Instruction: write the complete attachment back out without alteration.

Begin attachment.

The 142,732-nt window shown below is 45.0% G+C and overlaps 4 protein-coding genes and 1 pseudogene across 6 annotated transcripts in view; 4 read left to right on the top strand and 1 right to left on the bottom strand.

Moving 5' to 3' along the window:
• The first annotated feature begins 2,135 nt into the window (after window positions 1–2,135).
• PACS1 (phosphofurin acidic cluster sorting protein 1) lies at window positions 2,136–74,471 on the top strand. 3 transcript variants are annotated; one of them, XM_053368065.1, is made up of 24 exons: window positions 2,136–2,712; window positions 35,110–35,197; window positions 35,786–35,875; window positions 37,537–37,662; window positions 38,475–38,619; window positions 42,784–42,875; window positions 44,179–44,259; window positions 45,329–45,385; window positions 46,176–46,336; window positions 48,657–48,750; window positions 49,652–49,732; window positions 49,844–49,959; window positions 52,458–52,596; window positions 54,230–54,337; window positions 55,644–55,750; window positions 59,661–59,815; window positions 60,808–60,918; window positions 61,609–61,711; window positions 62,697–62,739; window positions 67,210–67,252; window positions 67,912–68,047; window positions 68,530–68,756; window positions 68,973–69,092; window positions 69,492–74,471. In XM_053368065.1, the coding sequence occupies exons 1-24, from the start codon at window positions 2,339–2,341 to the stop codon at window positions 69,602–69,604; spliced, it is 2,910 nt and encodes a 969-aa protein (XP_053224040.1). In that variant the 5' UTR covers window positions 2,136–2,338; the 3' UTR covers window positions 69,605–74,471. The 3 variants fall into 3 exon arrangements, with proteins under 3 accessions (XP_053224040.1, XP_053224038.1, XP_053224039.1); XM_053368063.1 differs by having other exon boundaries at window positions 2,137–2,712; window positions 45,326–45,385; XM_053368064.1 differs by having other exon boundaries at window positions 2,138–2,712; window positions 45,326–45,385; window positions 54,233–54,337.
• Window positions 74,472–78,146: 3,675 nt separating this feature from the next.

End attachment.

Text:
The 142,732-nt window shown below is 45.0% G+C and overlaps 4 protein-coding genes and 1 pseudogene across 6 annotated transcripts in view; 4 read left to right on the top strand and 1 right to left on the bottom strand.

Moving 5' to 3' along the window:
• The first annotated feature begins 2,135 nt into the window (after window positions 1–2,135).
• PACS1 (phosphofurin acidic cluster sorting protein 1) lies at window positions 2,136–74,471 on the top strand. 3 transcript variants are annotated; one of them, XM_053368065.1, is made up of 24 exons: window positions 2,136–2,712; window positions 35,110–35,197; window positions 35,786–35,875; window positions 37,537–37,662; window positions 38,475–38,619; window positions 42,784–42,875; window positions 44,179–44,259; window positions 45,329–45,385; window positions 46,176–46,336; window positions 48,657–48,750; window positions 49,652–49,732; window positions 49,844–49,959; window positions 52,458–52,596; window positions 54,230–54,337; window positions 55,644–55,750; window positions 59,661–59,815; window positions 60,808–60,918; window positions 61,609–61,711; window positions 62,697–62,739; window positions 67,210–67,252; window positions 67,912–68,047; window positions 68,530–68,756; window positions 68,973–69,092; window positions 69,492–74,471. In XM_053368065.1, the coding sequence occupies exons 1-24, from the start codon at window positions 2,339–2,341 to the stop codon at window positions 69,602–69,604; spliced, it is 2,910 nt and encodes a 969-aa protein (XP_053224040.1). In that variant the 5' UTR covers window positions 2,136–2,338; the 3' UTR covers window positions 69,605–74,471. The 3 variants fall into 3 exon arrangements, with proteins under 3 accessions (XP_053224040.1, XP_053224038.1, XP_053224039.1); XM_053368063.1 differs by having other exon boundaries at window positions 2,137–2,712; window positions 45,326–45,385; XM_053368064.1 differs by having other exon boundaries at window positions 2,138–2,712; window positions 45,326–45,385; window positions 54,233–54,337.
• Window positions 74,472–78,146: 3,675 nt separating this feature from the next.